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Art meets science with Julie Ryder

Textile artist Julie Ryder blends her career skills, drawing from her scientific knowledge to create botanical works of art. Find out more.   

Julie’s Friday Feature Artist Interview can be found at the bottom of this page.

Who said art and science can’t mix? Artist Julie Ryder had an early career in STEM but believes very much that art and science go hand in hand. 

Fibre Arts Take Two caught up with Julie about how she ended up drawing from the scientific world to create stunning works of textile art. 

“At school, I was totally immersed and focused on art. I really enjoyed doing it but I didn’t enjoy my teacher that much. It was my biology teacher who had the impact, teaching me about nature and the way things worked.”

Julie’s early career saw her working in a veterinary laboratory and in medical laboratories but she still missed the art part of her life. “I decided to do some night classes while I was living in London and my love of art came back to me.” Returning home from her overseas travels, Julie enrolled in a textiles course to learn about dyeing, spinning and weaving. “I had a ball and I haven’t stopped since,” she explains, looking back on her 30 years in the art world.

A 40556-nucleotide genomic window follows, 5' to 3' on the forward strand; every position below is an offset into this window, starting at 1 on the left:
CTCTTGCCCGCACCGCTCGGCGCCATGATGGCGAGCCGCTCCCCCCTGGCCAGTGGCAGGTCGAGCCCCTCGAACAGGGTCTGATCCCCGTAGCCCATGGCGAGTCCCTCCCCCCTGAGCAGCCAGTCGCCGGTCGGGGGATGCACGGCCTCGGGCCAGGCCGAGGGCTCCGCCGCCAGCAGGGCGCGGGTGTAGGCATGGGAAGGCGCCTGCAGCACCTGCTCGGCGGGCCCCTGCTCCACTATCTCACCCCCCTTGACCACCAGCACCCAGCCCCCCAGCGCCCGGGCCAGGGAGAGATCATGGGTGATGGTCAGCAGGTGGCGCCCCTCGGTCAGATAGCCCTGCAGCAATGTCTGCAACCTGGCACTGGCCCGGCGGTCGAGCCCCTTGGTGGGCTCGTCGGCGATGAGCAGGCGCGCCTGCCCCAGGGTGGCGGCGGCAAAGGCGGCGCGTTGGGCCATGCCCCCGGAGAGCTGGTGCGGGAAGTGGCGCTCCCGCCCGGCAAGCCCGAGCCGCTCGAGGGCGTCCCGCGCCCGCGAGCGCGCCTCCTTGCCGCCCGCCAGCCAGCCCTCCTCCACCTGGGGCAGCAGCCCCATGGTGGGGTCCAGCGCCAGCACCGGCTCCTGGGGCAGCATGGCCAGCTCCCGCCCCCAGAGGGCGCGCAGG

“I had a studio in North Melbourne and taught at RMIT Textiles. Eventually, I met someone and relocated to Canberra, which is where I am now. This has enabled me to continue on with my studies in the arts at ANU, where I started and completed a Master of Arts. These studies reconnected me with science as I found myself fermenting fruit onto fabrics and using a lab where I could carry out experiments. I came full circle and realised that my artistic practice is actually heavily aligned with science and that it is valid to merge the two.”

Julie creates complex works with many layers and messages that blend science and art. “I spend a lot of time doing research and jotting down notes to get a grasp of what it is I want to convey,” she says. “I like to learn new things. When I was researching Charles Darwin for a particular project, I came up with a series of glassworks engraved with hybrid creatures, to represent the fears surrounding the publication of his book The Origin of the Species.” 

After researching Charles Darwin, Julie decided to pay homage to the unknown female botanical collectors of seaweeds in the 19th century. This became part of an exhibition called ‘The Hidden Sex’, celebrating the women who worked for male scientists but were never acknowledged for their efforts.